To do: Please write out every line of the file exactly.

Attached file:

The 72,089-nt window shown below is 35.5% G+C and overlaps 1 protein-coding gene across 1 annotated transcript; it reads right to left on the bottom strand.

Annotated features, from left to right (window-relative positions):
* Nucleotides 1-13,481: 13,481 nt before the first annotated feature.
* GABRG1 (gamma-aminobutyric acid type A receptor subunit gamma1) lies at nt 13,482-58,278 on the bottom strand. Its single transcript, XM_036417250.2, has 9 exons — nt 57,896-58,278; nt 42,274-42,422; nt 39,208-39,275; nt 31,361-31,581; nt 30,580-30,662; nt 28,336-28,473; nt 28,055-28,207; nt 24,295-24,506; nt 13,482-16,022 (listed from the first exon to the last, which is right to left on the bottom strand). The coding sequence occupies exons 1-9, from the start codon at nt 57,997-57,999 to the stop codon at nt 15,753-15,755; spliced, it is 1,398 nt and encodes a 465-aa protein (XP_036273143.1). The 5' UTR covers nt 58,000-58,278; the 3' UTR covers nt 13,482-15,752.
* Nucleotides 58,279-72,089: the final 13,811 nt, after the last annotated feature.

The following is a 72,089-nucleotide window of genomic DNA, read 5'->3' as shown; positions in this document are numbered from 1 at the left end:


The 72,089-nt window shown below is 35.5% G+C and overlaps 1 protein-coding gene across 1 annotated transcript; it reads right to left on the bottom strand.

Annotated features, from left to right (window-relative positions):
* Nucleotides 1-13,481: 13,481 nt before the first annotated feature.
* GABRG1 (gamma-aminobutyric acid type A receptor subunit gamma1) lies at nt 13,482-58,278 on the bottom strand. Its single transcript, XM_036417250.2, has 9 exons — nt 57,896-58,278; nt 42,274-42,422; nt 39,208-39,275; nt 31,361-31,581; nt 30,580-30,662; nt 28,336-28,473; nt 28,055-28,207; nt 24,295-24,506; nt 13,482-16,022 (listed from the first exon to the last, which is right to left on the bottom strand). The coding sequence occupies exons 1-9, from the start codon at nt 57,997-57,999 to the stop codon at nt 15,753-15,755; spliced, it is 1,398 nt and encodes a 465-aa protein (XP_036273143.1). The 5' UTR covers nt 58,000-58,278; the 3' UTR covers nt 13,482-15,752.
* Nucleotides 58,279-72,089: the final 13,811 nt, after the last annotated feature.

The following is a 72,089-nucleotide window of genomic DNA, read 5'->3' as shown; positions in this document are numbered from 1 at the left end: